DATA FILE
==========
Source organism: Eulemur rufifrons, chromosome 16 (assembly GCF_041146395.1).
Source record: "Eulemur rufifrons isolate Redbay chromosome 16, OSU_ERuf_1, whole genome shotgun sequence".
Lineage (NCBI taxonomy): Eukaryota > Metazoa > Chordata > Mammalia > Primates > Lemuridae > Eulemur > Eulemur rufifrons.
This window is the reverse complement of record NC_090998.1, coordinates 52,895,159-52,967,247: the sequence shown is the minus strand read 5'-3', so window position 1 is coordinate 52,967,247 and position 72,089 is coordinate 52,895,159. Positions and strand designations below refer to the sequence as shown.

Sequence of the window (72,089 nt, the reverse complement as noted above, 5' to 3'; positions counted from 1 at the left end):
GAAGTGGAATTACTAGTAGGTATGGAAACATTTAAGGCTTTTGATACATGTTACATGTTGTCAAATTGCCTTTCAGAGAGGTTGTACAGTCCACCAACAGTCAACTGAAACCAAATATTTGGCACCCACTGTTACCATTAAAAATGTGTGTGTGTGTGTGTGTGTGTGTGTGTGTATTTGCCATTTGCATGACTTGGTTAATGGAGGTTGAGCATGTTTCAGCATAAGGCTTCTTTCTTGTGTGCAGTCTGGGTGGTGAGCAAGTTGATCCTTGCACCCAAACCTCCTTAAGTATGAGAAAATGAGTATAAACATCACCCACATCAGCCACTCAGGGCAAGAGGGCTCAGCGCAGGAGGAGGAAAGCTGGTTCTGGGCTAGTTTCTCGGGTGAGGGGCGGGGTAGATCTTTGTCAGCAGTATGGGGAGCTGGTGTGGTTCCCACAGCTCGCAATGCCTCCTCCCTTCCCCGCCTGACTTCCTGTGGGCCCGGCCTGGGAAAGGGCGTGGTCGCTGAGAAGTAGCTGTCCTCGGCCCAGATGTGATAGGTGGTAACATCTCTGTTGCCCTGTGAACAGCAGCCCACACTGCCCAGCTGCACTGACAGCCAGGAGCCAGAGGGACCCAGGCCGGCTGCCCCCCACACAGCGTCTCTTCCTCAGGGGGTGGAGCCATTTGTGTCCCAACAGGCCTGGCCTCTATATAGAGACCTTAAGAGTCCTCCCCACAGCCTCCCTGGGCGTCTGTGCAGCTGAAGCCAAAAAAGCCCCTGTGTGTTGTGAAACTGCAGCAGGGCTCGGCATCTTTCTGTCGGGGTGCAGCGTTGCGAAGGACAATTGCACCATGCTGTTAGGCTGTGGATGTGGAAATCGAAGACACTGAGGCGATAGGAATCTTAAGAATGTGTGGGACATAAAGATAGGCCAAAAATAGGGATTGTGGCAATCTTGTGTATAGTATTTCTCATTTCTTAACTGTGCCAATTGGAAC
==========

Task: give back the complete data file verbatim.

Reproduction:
Source organism: Eulemur rufifrons, chromosome 16 (assembly GCF_041146395.1).
Source record: "Eulemur rufifrons isolate Redbay chromosome 16, OSU_ERuf_1, whole genome shotgun sequence".
Lineage (NCBI taxonomy): Eukaryota > Metazoa > Chordata > Mammalia > Primates > Lemuridae > Eulemur > Eulemur rufifrons.
This window is the reverse complement of record NC_090998.1, coordinates 52,895,159-52,967,247: the sequence shown is the minus strand read 5'-3', so window position 1 is coordinate 52,967,247 and position 72,089 is coordinate 52,895,159. Positions and strand designations below refer to the sequence as shown.

Sequence of the window (72,089 nt, the reverse complement as noted above, 5' to 3'; positions counted from 1 at the left end):
GAAGTGGAATTACTAGTAGGTATGGAAACATTTAAGGCTTTTGATACATGTTACATGTTGTCAAATTGCCTTTCAGAGAGGTTGTACAGTCCACCAACAGTCAACTGAAACCAAATATTTGGCACCCACTGTTACCATTAAAAATGTGTGTGTGTGTGTGTGTGTGTGTGTGTGTATTTGCCATTTGCATGACTTGGTTAATGGAGGTTGAGCATGTTTCAGCATAAGGCTTCTTTCTTGTGTGCAGTCTGGGTGGTGAGCAAGTTGATCCTTGCACCCAAACCTCCTTAAGTATGAGAAAATGAGTATAAACATCACCCACATCAGCCACTCAGGGCAAGAGGGCTCAGCGCAGGAGGAGGAAAGCTGGTTCTGGGCTAGTTTCTCGGGTGAGGGGCGGGGTAGATCTTTGTCAGCAGTATGGGGAGCTGGTGTGGTTCCCACAGCTCGCAATGCCTCCTCCCTTCCCCGCCTGACTTCCTGTGGGCCCGGCCTGGGAAAGGGCGTGGTCGCTGAGAAGTAGCTGTCCTCGGCCCAGATGTGATAGGTGGTAACATCTCTGTTGCCCTGTGAACAGCAGCCCACACTGCCCAGCTGCACTGACAGCCAGGAGCCAGAGGGACCCAGGCCGGCTGCCCCCCACACAGCGTCTCTTCCTCAGGGGGTGGAGCCATTTGTGTCCCAACAGGCCTGGCCTCTATATAGAGACCTTAAGAGTCCTCCCCACAGCCTCCCTGGGCGTCTGTGCAGCTGAAGCCAAAAAAGCCCCTGTGTGTTGTGAAACTGCAGCAGGGCTCGGCATCTTTCTGTCGGGGTGCAGCGTTGCGAAGGACAATTGCACCATGCTGTTAGGCTGTGGATGTGGAAATCGAAGACACTGAGGCGATAGGAATCTTAAGAATGTGTGGGACATAAAGATAGGCCAAAAATAGGGATTGTGGCAATCTTGTGTATAGTATTTCTCATTTCTTAACTGTGCCAATTGGAAC